[From July Issue 2014]

President of Foster Japanese Songs
Using the western scale, nursery rhymes and school songs produced in the Meiji period (1868-1912) represent a unique Japanese world view. This makes them the perfect tool to promote the beauty of Japan to the rest of the world. This was the reasoning of TAKEI Ryoko, when she took on the role of president of Foster Japanese Songs (FJS).
Takei has been studying singing while at the same time pursuing her academic and professional career. In 2006, she went over to America to get her MBA. While studying at Columbia University, she brushed up her vocal skills by attending a master course as an auditing student at the Juilliard School.
Returning to Japan in 2008, she thought about what she could do for her country, and it occurred to her that she could be active in disseminating Japanese songs to other countries. “In attempting this, I could make the best use of my knowledge of business management and marketing skills, as well as my singing skills. I thought I was the only person who possessed both of these qualifications. And this above all, made me excited,” said Takei.
Before getting started, Takei gave some consideration to how she would capture people’s interest. Takei says: “Japanese melodies, such as school songs, nursery rhymes and classic artistic melodies use the western scale, so they are approachable for non-Japanese listeners. Nevertheless, they express unique Japanese views of the world. If we make an analogy with sushi, for example, California rolls are an original dish made using Japanese techniques. So I thought I would start non-Japanese listeners off with California rolls and then have them move on to norimaki (rolled sushi wrapped in sheets of dried seaweed), namely, the world of Noh plays and so forth.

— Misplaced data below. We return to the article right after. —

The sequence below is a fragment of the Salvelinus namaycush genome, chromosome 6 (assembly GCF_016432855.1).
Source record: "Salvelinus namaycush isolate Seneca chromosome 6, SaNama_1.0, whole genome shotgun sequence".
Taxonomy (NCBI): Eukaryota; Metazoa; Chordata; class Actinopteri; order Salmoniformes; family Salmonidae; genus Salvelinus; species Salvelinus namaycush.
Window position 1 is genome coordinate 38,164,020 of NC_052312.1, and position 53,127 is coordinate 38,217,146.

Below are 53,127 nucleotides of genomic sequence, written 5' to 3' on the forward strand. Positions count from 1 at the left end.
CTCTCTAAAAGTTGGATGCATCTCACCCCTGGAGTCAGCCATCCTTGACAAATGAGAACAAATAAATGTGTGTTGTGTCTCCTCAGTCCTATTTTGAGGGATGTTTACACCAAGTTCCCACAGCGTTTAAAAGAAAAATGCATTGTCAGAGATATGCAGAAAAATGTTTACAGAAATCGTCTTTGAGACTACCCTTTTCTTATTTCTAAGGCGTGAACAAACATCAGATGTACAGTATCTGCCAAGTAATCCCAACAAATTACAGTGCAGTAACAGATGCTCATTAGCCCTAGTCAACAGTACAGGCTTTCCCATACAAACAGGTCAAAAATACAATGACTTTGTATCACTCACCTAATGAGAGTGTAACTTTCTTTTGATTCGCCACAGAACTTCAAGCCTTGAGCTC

So FJS was established in 2012, under the slogan of “Transforming Japanese soul songs into global classics.” She keeps herself active and is a member of Nikikai, an organization for vocalists, and sings as soprano on the side.
In the middle of this March, FJS held its first overseas performance at a U.N. event in New York. “I assured the members that everything would be alright, but I was actually very nervous,” says Takei, explaining how she felt before the concert.
After the performance, however, some non-Japanese people were found to have shed a tear. The concert attracted the attention of foreign media and she felt that things had gone rather well. “The next day we gave a concert at a recital hall and I was really happy to see that some of the people who had attended the previous day’s event came with their friends to listen to our songs again,” says Takei.
Takei prioritizes conveying the meaning of the Japanese lyrics. During a performance, she took some time to explain the environment in which the songs were created. Using phonetic transcripts, she got everyone to join in a rendition of “Furusato” (Hometown). She also translates lyrics, but she does this very carefully. “I want to retain an academic appearance. Depending on how you translate it, you can end up with something resembling inferior California rolls. I always take time to make sure that my translation fully reflects the meaning of the original.”
These days, even in Japan, there are fewer opportunities to enjoy nursery rhymes and school songs. “Japanese songs account for only 10% of the songs found in junior high school music textbooks,” says Takei. She plans to hold the same performance in Tokyo that she did in New York and, in addition, to actively continue her efforts at home. Takei says that FJS’s goal is to have famous opera singers such as Plácido Domingo sing Japanese songs in Japanese on their European tours.
Foster Japanese Songs
Text: ICHIMURA Masayo[2014年7月号掲載記事]


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